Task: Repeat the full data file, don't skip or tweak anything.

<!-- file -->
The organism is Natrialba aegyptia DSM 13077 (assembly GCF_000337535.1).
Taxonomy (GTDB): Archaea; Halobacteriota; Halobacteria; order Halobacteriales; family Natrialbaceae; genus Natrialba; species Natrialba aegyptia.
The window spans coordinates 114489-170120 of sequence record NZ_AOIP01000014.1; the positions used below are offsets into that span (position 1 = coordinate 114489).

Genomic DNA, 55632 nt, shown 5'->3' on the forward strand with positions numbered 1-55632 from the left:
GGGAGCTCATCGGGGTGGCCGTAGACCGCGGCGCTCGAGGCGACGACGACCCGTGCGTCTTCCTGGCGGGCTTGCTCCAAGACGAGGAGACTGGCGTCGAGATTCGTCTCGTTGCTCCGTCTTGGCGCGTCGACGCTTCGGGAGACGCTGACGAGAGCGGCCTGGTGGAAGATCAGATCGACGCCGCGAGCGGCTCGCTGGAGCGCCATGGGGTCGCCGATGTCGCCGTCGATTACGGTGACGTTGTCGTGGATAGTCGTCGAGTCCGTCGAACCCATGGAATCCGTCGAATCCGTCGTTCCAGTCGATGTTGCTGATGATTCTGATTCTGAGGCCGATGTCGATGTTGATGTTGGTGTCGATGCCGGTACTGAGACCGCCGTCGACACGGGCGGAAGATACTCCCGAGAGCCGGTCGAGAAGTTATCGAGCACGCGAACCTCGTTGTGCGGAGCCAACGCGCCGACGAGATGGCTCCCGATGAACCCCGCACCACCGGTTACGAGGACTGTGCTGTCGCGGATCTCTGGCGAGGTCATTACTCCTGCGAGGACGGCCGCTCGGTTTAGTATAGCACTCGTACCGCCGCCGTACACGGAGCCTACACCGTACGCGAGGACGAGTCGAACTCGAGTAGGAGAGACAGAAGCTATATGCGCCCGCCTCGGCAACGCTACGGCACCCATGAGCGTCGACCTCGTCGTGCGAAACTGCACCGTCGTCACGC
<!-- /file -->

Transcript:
The organism is Natrialba aegyptia DSM 13077 (assembly GCF_000337535.1).
Taxonomy (GTDB): Archaea; Halobacteriota; Halobacteria; order Halobacteriales; family Natrialbaceae; genus Natrialba; species Natrialba aegyptia.
The window spans coordinates 114489-170120 of sequence record NZ_AOIP01000014.1; the positions used below are offsets into that span (position 1 = coordinate 114489).

Genomic DNA, 55632 nt, shown 5'->3' on the forward strand with positions numbered 1-55632 from the left:
GGGAGCTCATCGGGGTGGCCGTAGACCGCGGCGCTCGAGGCGACGACGACCCGTGCGTCTTCCTGGCGGGCTTGCTCCAAGACGAGGAGACTGGCGTCGAGATTCGTCTCGTTGCTCCGTCTTGGCGCGTCGACGCTTCGGGAGACGCTGACGAGAGCGGCCTGGTGGAAGATCAGATCGACGCCGCGAGCGGCTCGCTGGAGCGCCATGGGGTCGCCGATGTCGCCGTCGATTACGGTGACGTTGTCGTGGATAGTCGTCGAGTCCGTCGAACCCATGGAATCCGTCGAATCCGTCGTTCCAGTCGATGTTGCTGATGATTCTGATTCTGAGGCCGATGTCGATGTTGATGTTGGTGTCGATGCCGGTACTGAGACCGCCGTCGACACGGGCGGAAGATACTCCCGAGAGCCGGTCGAGAAGTTATCGAGCACGCGAACCTCGTTGTGCGGAGCCAACGCGCCGACGAGATGGCTCCCGATGAACCCCGCACCACCGGTTACGAGGACTGTGCTGTCGCGGATCTCTGGCGAGGTCATTACTCCTGCGAGGACGGCCGCTCGGTTTAGTATAGCACTCGTACCGCCGCCGTACACGGAGCCTACACCGTACGCGAGGACGAGTCGAACTCGAGTAGGAGAGACAGAAGCTATATGCGCCCGCCTCGGCAACGCTACGGCACCCATGAGCGTCGACCTCGTCGTGCGAAACTGCACCGTCGTCACGC